Every story echoes Jesus' name. And every lesson in your Sunday school can, too.

Disclaimer: The Gospel Project is not included in any Disciplr account. We hope this content helps you make an informed decision in your curriculum assessment.

When you start delving into the Gospel Project materials you get a sense that there’s something profound going on here. This isn’t your typical Sunday school curriculum. This is an ambitious endeavor to walk kids (families really) through the entire Bible in three years, so they can see God’s cohesive plan of redemption and learn to love Christ more fully.

It’s Scripture heavy, but the emphasis isn’t on the individual stories as much as it’s on how the entirety of the Bible points to Jesus. As they say in some of their marketing pieces, “It’s possible to know Bible stories and miss the Bible story.” Amen.

What makes it great

It’s a value-driven curriculum

You don’t have to get too far into this material to see that it is driven by a core set of curriculum-centered values. The Gospel Project defines these values as:

  • Christ-centered Study that helps kids understand that all Scripture, from Genesis to Revelation, gives testimony to Jesus Christ.
  • Chronological Study that shows kids that the Bible is not just a collection of stories, but one unified story—God’s story of redemption.
  • Missional Application that helps kids understand how the gospel encourages and empowers us to be mission driven.
  • Age Alignment that gives churches the ability to build an age-aligned discipleship experience throughout the body and equip parents to lead spiritual conversations in the home.
  • Essential Doctrines that help kids grasp essential theological doctrines of the Christian faith.

In every song, video, lesson plan, and activity, you see these values at work. In fact, I believe you can draw a straight from any element of the Gospel Project’s material straight to its corresponding value. If you’re aligned with these core values, that’s great news!

The lessons I perused were from the first 11 chapters of Genesis, It covered creation, the fall, Cain and Abel, Noah, and Babel. The way that they were connected to Christ was powerful, profound, and intelligent—a perfect expression of the Christ-centered study value.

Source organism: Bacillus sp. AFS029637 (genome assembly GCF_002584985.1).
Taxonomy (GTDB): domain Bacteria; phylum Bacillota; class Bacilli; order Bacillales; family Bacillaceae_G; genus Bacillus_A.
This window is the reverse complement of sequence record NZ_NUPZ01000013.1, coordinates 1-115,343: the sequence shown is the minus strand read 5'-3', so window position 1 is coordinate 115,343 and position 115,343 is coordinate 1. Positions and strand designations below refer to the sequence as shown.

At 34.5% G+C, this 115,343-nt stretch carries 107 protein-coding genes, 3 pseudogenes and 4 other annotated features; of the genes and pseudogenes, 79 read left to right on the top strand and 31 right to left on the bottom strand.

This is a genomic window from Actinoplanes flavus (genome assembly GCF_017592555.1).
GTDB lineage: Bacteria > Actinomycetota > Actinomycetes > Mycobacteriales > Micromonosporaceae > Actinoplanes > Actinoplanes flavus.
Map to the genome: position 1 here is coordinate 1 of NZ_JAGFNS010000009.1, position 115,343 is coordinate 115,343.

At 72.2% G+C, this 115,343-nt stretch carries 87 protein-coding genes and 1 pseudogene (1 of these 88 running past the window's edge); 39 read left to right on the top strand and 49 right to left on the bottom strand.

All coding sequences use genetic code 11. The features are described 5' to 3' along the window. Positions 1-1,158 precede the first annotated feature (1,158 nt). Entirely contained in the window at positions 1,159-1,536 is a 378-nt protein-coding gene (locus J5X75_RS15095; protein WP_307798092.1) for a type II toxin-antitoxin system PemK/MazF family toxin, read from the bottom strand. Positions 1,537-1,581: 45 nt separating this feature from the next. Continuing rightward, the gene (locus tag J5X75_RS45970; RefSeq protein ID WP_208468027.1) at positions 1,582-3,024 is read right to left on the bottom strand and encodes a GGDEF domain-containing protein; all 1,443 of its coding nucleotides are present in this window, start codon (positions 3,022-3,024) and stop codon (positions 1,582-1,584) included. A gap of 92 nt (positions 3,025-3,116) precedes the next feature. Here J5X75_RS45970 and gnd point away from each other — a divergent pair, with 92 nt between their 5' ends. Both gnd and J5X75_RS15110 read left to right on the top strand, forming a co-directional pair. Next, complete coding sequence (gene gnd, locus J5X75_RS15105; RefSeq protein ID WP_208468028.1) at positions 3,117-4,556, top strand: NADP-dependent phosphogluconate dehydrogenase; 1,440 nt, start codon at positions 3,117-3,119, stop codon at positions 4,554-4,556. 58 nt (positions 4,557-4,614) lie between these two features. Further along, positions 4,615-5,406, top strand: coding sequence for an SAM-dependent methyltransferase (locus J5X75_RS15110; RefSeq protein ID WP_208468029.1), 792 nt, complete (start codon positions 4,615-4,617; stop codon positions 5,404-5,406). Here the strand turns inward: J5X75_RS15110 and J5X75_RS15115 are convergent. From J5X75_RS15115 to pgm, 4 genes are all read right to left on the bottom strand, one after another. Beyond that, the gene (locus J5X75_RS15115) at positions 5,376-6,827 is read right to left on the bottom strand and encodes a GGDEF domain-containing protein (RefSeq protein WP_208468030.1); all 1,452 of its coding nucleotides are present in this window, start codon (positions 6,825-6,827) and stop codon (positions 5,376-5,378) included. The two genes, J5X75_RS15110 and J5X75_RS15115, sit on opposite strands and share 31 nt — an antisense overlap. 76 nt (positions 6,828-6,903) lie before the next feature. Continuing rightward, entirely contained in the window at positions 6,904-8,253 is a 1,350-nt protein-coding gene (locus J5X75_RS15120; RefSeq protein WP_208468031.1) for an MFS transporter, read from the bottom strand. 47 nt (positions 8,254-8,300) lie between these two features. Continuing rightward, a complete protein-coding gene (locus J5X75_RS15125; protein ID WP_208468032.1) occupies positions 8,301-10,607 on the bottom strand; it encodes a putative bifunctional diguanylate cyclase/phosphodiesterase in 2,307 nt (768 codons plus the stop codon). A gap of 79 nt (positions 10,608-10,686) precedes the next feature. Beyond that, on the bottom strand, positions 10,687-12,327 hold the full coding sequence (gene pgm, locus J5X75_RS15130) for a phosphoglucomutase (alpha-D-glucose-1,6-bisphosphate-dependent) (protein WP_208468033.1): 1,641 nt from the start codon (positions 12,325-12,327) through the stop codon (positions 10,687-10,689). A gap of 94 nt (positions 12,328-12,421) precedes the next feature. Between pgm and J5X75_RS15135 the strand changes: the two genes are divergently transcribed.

Every piece aspires to excellence

When you’re putting together a curriculum, there are a lot of things that need to be created and considered. It’s completely natural to find curriculums that are stronger in some areas than they are in others. Maybe the lessons are strong, but some of the handouts are a little weak. That doesn’t seem to be the case with the Gospel Project’s material.

Everything I looked at said, “we’re not going to settle for ‘good enough’ here.” The illustration in the coloring pics were delightful, lessons were packed with engaging content (more than you’d be able to use in a session), and I probably watched the accompanying video that walked through the days of creation about 4 times—it was that good.

When you stop and consider that this isn’t static material, and every three years they’re supplementing it with fresh, new content, you really get an idea about their commitment to this project.

This unified curriculum helps families and churches learn together

I think the thing that really captures me about this material is the potential it has to bring the church together. Adults and children of all ages gather separately to study the same passages at their level of understanding. This gives churches the ability to grow together.

Families can get together during lunch and talk about their takeaways from today’s teaching, and and although they all were in different classes, they’ll be sharing a common understanding. That’s invaluable.

The Gospel Project Sunday school curriculum spotlightWhat you need to know

The Gospel Project is best for:

Age range: Unified

Denomination: Southern Baptist

Bible translation: ESV, HCSB, KJV, NIV

Publisher: Lifeway

Format and media:

Class format: Classroom

Material format: Downloadable

Includes video? Yes



Scope and sequence duration: 3 year study plan

Average lesson time: Flexible

Follows ISSL? Yes

Mid-Week/Supplemental? No

Jayson D. Bradley

Author Jayson D. Bradley

Jayson D. Bradley is a writer and pastor in Bellingham, WA. He’s a regular contributor to Relevant Magazine, and his blog has been voted one of the 25 Christian blogs you should be reading.

More posts by Jayson D. Bradley